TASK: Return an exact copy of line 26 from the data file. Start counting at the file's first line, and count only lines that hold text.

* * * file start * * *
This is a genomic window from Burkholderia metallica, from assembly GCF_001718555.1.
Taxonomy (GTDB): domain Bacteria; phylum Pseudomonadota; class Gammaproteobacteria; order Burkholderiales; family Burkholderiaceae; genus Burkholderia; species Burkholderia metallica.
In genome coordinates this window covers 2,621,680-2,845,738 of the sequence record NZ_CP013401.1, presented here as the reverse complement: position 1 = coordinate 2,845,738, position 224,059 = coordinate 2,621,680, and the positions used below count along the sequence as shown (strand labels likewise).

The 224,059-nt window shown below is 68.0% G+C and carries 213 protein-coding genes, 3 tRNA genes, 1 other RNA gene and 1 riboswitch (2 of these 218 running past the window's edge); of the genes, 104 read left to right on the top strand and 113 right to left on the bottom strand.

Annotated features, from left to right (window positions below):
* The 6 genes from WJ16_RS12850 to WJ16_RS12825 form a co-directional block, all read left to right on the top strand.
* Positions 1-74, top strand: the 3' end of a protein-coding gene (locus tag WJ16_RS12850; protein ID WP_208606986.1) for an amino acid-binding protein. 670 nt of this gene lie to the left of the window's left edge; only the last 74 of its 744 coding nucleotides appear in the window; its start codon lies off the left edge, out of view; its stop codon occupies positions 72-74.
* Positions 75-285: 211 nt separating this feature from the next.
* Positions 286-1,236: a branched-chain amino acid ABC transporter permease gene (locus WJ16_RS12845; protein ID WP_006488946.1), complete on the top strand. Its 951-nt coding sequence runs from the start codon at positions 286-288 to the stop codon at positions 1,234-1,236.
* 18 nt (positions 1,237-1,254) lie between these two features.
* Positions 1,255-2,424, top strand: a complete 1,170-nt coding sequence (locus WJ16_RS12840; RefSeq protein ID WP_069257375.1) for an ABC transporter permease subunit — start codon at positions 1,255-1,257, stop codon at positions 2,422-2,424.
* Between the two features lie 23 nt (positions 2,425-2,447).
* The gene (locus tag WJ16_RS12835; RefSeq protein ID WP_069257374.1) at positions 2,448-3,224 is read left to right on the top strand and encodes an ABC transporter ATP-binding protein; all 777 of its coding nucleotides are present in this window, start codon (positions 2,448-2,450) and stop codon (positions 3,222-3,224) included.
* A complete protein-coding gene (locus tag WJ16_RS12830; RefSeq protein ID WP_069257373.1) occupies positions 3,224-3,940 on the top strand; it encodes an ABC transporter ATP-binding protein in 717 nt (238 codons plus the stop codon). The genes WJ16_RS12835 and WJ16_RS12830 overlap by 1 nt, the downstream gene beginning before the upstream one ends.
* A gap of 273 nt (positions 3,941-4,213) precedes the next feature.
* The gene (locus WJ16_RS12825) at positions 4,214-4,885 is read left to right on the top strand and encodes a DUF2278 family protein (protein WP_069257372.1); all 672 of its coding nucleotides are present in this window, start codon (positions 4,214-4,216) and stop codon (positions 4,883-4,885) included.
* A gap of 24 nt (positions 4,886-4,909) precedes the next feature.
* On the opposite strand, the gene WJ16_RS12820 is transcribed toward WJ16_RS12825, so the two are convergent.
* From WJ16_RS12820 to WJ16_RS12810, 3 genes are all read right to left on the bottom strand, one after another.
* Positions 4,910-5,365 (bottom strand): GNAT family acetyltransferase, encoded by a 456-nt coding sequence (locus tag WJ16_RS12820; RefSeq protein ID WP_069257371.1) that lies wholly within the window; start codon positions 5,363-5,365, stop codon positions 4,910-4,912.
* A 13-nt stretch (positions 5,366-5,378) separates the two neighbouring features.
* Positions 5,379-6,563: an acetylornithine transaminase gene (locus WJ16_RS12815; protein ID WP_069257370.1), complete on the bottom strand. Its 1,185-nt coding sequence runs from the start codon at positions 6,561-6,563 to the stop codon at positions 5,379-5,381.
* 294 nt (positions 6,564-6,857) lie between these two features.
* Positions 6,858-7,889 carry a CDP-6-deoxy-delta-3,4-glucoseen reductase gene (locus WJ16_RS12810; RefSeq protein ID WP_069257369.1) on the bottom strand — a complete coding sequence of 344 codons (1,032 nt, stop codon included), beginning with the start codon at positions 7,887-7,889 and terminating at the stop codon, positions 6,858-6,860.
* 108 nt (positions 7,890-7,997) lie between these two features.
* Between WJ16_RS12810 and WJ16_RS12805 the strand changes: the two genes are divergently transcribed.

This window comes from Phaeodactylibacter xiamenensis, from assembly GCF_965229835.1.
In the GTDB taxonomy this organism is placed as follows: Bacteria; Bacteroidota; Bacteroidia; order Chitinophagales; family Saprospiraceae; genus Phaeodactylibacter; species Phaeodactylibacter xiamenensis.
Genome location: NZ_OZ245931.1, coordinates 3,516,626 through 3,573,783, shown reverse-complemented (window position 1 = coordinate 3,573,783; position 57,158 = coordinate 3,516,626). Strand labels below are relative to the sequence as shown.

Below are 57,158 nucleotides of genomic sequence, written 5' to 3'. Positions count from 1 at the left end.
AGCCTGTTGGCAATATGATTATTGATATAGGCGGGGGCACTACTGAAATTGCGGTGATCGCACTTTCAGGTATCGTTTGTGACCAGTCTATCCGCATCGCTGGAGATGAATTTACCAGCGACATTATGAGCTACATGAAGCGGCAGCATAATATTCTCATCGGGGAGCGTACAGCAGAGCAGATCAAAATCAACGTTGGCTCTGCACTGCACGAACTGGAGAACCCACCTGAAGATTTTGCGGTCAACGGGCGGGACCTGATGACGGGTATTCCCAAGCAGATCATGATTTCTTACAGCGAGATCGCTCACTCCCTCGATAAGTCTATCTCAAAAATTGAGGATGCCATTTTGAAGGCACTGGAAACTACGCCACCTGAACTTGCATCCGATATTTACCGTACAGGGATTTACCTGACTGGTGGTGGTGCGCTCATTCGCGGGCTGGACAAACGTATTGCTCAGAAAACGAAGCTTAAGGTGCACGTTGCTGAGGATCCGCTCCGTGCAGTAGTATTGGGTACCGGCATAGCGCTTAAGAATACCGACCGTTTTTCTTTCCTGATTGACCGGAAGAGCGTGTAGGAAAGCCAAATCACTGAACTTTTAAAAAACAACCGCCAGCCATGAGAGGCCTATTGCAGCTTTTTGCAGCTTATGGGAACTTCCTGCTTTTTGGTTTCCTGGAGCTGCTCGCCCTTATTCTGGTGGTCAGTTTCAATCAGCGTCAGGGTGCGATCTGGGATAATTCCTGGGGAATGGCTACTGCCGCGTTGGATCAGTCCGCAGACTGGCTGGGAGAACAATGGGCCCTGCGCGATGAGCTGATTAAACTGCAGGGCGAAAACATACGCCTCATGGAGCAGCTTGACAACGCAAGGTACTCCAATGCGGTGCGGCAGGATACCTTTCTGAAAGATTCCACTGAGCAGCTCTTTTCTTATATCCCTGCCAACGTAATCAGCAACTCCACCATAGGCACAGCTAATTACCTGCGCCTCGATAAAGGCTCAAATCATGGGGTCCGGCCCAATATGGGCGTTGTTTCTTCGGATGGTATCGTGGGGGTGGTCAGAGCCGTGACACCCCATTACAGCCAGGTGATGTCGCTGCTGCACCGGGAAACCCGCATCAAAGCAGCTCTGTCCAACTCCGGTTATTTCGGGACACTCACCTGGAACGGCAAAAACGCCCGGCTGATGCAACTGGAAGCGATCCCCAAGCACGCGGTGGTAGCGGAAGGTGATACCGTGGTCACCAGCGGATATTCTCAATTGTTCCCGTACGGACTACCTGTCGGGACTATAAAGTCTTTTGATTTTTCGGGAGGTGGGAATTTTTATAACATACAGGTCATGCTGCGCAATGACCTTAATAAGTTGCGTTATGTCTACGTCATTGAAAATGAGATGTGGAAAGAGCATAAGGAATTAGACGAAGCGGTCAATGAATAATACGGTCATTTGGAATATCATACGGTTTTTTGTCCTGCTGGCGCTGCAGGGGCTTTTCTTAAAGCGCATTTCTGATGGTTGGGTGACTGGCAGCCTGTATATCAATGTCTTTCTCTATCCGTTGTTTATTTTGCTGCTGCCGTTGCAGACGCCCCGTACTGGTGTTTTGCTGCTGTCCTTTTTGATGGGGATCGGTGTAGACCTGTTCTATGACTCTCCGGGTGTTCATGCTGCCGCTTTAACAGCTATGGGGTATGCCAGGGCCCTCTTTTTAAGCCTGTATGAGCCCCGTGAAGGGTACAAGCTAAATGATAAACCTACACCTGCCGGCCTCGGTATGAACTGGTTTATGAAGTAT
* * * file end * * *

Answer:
* Between WJ16_RS12810 and WJ16_RS12805 the strand changes: the two genes are divergently transcribed.